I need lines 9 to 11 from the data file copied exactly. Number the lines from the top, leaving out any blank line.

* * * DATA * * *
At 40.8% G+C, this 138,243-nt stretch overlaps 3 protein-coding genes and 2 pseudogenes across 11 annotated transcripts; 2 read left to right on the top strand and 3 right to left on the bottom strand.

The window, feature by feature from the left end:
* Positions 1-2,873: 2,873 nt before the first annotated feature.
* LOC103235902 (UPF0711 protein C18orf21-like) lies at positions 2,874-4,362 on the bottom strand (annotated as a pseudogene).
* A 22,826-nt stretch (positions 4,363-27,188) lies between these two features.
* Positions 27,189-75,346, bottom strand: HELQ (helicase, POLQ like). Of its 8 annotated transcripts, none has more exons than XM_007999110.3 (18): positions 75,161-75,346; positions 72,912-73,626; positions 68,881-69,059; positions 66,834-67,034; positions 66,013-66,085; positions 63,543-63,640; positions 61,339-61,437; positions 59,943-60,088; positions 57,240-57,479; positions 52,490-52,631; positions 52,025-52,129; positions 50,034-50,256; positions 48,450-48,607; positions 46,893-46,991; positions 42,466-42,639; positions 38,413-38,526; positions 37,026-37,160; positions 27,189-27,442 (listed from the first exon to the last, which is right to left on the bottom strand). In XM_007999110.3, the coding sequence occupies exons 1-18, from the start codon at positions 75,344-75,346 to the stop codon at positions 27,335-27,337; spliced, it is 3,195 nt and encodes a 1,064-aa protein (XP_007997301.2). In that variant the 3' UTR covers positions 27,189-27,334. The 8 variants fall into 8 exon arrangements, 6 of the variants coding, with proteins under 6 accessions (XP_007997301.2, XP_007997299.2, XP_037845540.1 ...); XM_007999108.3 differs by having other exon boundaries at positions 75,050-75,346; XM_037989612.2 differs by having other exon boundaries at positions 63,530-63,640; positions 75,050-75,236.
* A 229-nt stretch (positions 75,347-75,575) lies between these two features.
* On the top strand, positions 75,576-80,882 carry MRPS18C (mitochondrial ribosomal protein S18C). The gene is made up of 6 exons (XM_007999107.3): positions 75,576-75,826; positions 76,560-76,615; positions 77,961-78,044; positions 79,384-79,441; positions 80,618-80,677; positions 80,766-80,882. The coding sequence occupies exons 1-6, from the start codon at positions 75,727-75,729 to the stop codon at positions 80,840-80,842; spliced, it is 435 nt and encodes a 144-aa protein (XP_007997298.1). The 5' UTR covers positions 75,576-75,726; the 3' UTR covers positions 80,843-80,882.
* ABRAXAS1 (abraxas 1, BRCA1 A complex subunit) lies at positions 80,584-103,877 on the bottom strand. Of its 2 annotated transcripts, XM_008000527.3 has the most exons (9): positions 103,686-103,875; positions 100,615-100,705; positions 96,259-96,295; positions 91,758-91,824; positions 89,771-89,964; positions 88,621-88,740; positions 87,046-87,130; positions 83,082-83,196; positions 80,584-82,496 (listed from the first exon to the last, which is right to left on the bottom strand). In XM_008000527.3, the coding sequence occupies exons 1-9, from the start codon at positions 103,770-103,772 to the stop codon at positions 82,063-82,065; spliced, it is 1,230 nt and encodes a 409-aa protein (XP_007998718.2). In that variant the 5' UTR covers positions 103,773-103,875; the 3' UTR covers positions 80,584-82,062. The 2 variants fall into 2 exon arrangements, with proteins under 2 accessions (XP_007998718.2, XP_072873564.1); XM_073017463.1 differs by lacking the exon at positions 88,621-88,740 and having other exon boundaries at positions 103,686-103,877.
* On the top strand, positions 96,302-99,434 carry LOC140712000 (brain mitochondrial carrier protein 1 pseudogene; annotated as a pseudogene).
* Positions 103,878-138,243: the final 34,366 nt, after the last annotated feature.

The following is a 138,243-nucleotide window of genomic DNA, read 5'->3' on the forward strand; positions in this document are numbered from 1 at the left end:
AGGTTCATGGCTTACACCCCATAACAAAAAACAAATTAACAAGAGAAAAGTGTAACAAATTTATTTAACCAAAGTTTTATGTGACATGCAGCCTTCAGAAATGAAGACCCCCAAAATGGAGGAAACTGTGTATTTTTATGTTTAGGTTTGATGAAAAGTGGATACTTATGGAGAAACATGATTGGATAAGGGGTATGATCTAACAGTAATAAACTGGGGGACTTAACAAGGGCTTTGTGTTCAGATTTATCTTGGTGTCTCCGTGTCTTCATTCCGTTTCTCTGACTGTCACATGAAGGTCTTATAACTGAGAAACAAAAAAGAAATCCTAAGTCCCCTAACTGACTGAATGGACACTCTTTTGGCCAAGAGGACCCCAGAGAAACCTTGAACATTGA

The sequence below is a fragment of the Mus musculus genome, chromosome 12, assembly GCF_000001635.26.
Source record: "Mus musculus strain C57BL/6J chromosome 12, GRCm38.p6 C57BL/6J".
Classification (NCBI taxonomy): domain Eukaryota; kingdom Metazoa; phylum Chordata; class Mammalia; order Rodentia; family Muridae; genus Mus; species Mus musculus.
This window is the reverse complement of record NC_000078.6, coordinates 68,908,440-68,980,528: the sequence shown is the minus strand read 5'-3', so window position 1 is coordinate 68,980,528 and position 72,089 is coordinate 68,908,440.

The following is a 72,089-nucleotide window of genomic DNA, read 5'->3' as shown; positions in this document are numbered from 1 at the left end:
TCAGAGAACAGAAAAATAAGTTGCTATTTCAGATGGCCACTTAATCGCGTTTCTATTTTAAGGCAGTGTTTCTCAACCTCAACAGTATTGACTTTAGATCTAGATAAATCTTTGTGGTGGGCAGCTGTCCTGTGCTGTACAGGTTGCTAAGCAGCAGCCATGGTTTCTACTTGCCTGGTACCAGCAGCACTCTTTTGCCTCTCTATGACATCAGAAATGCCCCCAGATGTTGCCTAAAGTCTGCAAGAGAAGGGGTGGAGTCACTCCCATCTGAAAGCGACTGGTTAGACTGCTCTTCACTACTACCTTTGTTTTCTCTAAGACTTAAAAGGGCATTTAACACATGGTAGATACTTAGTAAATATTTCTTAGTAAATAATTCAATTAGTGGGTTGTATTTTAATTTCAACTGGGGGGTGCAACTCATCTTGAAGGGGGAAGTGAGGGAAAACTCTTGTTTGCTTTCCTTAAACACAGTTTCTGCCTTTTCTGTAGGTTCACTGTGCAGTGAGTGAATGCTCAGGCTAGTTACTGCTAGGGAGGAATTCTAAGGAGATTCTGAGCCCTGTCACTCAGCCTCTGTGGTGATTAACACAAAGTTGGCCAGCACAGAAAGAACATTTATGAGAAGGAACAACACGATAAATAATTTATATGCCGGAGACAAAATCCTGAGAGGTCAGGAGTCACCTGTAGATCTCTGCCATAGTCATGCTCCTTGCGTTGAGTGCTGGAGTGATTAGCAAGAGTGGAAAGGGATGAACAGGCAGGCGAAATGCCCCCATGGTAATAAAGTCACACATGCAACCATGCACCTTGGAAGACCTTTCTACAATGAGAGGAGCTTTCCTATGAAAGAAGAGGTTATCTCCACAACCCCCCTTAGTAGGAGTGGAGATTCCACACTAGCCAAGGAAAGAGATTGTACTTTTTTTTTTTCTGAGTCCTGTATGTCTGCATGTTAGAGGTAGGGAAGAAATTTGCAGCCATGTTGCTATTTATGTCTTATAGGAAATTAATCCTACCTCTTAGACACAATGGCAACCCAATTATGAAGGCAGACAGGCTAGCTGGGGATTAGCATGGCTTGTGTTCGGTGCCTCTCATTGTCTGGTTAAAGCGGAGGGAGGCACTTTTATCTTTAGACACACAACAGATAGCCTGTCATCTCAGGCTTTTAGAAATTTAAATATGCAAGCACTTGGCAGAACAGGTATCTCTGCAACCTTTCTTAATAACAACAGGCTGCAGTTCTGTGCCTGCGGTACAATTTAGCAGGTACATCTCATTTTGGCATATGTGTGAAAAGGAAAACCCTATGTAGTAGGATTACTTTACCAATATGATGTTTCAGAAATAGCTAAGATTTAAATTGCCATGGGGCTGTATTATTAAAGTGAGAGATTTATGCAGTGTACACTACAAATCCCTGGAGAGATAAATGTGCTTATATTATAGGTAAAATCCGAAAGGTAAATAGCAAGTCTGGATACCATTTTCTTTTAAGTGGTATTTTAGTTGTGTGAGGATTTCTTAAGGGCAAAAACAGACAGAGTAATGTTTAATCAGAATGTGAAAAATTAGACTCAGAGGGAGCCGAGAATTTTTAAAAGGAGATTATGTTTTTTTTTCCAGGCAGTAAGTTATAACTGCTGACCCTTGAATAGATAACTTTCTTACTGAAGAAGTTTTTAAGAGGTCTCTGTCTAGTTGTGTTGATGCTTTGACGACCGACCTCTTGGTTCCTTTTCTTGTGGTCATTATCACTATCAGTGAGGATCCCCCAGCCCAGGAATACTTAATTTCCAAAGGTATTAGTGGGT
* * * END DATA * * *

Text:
* ABRAXAS1 (abraxas 1, BRCA1 A complex subunit) lies at positions 80,584-103,877 on the bottom strand. Of its 2 annotated transcripts, XM_008000527.3 has the most exons (9): positions 103,686-103,875; positions 100,615-100,705; positions 96,259-96,295; positions 91,758-91,824; positions 89,771-89,964; positions 88,621-88,740; positions 87,046-87,130; positions 83,082-83,196; positions 80,584-82,496 (listed from the first exon to the last, which is right to left on the bottom strand). In XM_008000527.3, the coding sequence occupies exons 1-9, from the start codon at positions 103,770-103,772 to the stop codon at positions 82,063-82,065; spliced, it is 1,230 nt and encodes a 409-aa protein (XP_007998718.2). In that variant the 5' UTR covers positions 103,773-103,875; the 3' UTR covers positions 80,584-82,062. The 2 variants fall into 2 exon arrangements, with proteins under 2 accessions (XP_007998718.2, XP_072873564.1); XM_073017463.1 differs by lacking the exon at positions 88,621-88,740 and having other exon boundaries at positions 103,686-103,877.
* On the top strand, positions 96,302-99,434 carry LOC140712000 (brain mitochondrial carrier protein 1 pseudogene; annotated as a pseudogene).
* Positions 103,878-138,243: the final 34,366 nt, after the last annotated feature.